The City’s top lobby group is urging the Government to make sure any laws introduced post-Brexit do not dent demand for Islamic finance as enquiries from banks to set up Shariah-compliant services soar.
TheCityUK, which represents Britain’s banks and financial institutions, has sent a 32-page report to the UK Government highlighting that assets of UK firms offering Islamic finance services surpassed $5bn (£3.8bn) in 2016, up 11pc in two years.
Eager to safeguard the sector’s growth at a time when London is fighting to retain its status as Europe’s financial hub, the group is calling on the Government to “make sure legislation is in place so that corporate Sukuk’s [Islamic bonds] can thrive,” said Wayne Evans, the group’s adviser in international strategy.
“We’re looking to keep lobbying, talking to HMG [Her Majesty’s Government], to make sure they are aware of the demand,” Mr Evans told The Telegraph. “Enquiries are certainly going up [but we] need to make sure new legislation being introduced [post-Brexit] doesn’t have an implication on Islamic finance.”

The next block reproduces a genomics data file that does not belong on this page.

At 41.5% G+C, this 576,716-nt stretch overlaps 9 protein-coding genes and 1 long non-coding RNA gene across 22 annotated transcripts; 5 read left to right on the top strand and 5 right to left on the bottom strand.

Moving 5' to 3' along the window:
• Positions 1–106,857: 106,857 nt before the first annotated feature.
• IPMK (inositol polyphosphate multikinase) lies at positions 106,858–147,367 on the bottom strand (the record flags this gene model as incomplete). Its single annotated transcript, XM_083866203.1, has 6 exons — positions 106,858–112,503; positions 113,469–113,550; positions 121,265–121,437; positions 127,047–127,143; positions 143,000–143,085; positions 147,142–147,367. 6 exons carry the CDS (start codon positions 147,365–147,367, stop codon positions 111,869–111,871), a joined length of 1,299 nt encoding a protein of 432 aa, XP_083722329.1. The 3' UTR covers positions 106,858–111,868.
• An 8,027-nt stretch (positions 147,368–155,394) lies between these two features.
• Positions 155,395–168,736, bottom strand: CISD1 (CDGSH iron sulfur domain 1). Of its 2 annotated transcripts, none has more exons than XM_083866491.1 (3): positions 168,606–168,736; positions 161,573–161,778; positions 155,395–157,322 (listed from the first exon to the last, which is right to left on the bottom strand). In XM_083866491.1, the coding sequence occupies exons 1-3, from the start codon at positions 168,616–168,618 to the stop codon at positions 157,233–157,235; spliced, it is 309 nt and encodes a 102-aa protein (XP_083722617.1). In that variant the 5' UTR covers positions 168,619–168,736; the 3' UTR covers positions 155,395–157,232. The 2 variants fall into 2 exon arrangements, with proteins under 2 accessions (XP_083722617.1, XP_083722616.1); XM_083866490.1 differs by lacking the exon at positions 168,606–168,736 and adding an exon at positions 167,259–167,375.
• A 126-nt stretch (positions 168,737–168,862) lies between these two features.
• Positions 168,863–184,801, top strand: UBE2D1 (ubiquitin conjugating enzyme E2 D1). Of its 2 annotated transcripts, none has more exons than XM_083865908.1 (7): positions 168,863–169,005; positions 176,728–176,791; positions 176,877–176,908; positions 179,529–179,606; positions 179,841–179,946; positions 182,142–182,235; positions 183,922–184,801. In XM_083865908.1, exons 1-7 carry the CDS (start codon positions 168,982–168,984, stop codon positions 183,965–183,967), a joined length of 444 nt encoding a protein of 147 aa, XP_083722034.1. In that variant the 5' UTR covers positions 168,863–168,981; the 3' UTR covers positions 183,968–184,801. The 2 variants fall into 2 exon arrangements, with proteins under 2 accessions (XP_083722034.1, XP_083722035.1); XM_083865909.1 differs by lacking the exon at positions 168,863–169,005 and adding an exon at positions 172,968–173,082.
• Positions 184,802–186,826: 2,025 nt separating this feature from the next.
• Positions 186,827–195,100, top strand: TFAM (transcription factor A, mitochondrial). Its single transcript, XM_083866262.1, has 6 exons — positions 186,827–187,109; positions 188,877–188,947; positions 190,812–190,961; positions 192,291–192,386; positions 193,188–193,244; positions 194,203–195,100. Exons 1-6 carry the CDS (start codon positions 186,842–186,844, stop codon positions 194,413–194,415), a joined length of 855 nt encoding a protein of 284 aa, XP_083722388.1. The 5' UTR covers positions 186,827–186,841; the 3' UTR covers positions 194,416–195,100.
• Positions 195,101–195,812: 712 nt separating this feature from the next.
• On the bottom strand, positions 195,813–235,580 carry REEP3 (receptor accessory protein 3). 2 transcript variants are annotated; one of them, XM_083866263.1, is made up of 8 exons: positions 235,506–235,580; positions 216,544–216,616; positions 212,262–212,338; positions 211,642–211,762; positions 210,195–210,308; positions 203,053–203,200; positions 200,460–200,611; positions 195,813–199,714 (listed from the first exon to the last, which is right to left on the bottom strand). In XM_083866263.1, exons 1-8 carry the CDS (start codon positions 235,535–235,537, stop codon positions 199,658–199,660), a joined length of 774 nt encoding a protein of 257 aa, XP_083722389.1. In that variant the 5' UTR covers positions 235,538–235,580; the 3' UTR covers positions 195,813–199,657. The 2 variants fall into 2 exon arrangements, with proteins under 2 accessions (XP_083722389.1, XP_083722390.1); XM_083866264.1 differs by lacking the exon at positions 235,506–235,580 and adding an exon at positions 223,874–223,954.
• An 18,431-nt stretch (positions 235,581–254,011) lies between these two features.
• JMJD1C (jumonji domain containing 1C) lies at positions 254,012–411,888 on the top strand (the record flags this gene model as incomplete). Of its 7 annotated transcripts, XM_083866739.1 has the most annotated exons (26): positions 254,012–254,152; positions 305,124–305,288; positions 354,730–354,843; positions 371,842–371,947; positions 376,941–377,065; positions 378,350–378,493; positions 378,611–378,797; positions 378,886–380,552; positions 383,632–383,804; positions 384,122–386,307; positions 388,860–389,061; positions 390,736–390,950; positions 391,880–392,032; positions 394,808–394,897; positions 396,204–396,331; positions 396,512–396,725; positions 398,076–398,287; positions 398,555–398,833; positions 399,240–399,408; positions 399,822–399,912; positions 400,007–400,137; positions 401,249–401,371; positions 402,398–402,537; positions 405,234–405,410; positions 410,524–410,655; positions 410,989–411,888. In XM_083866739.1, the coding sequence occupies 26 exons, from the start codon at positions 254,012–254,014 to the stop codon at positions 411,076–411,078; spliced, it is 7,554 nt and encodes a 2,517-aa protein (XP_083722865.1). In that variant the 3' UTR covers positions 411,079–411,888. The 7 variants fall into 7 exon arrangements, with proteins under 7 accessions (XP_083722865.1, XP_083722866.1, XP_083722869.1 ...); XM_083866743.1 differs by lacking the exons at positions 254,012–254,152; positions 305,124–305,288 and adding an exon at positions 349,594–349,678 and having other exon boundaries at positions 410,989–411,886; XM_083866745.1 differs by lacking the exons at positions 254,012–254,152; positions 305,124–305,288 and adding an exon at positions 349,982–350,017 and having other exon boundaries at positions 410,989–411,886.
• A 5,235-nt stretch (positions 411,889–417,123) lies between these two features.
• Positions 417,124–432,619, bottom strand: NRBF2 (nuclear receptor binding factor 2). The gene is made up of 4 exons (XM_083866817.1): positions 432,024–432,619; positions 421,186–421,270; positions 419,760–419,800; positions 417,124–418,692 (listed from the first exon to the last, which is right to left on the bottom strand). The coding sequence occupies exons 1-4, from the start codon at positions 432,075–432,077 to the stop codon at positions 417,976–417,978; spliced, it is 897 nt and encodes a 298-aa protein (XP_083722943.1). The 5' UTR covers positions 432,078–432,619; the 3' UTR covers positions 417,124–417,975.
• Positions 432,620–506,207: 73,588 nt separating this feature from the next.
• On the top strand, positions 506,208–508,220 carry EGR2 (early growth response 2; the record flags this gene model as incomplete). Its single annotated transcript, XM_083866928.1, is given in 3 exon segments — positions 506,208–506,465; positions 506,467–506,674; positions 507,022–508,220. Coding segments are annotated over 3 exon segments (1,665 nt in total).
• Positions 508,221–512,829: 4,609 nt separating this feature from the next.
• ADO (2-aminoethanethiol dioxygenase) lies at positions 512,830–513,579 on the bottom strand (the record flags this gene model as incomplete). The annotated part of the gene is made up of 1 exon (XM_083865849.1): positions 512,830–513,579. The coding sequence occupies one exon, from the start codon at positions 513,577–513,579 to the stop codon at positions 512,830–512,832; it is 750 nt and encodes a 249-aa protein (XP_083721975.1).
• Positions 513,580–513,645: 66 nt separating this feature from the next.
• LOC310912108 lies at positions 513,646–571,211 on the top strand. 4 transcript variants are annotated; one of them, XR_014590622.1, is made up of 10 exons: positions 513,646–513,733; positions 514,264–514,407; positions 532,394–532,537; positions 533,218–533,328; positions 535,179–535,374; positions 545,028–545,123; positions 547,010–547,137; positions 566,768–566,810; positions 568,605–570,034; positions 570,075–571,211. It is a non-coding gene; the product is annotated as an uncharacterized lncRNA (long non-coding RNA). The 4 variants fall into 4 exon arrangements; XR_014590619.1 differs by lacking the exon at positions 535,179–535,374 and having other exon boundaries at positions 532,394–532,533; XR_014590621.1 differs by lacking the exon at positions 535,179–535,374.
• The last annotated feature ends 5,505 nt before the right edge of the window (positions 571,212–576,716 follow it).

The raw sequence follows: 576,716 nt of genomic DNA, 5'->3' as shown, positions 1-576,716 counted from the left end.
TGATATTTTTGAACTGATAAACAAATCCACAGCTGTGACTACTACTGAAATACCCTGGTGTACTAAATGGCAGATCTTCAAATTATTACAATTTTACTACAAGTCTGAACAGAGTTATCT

Britain was the first non-Muslim country to sell a bond that can be bought by Islamic investors, drawing over £2bn in bids when it issued the sovereign Sukuk in 2014. At the time, former chancellor George Osborne said promoting the industry, now worth over $2tr, could make Britain “the undisputed centre of the global financial system.”
While the UK’s status as a global financial hub is at risk due to Brexit – London’s lucrative euro-clearing market is under threat and the City is expected to lose as many as 40,000 sales, trading and investment banking jobs – Mr Evan’s said the move could encourage Islamic-compliant investment into the UK, provided new rules don’t end up limiting growth.
“If we see more trade with non-EU countries, and encourage more trade with them, then obviously having expertise and a Sharia-compliant string to your bow has got to be an advantage,” he said. “If the UK financial system is going to be more interested in Malaysia, say, then we have been in the past, then there will be more interest in Islamic finance.”
Stephen Barclay, the economic secretary to the treasury and a former Barclays anti-money laundering director, will be among a string of senior executives discussing the Islamic finance industry in London this week.
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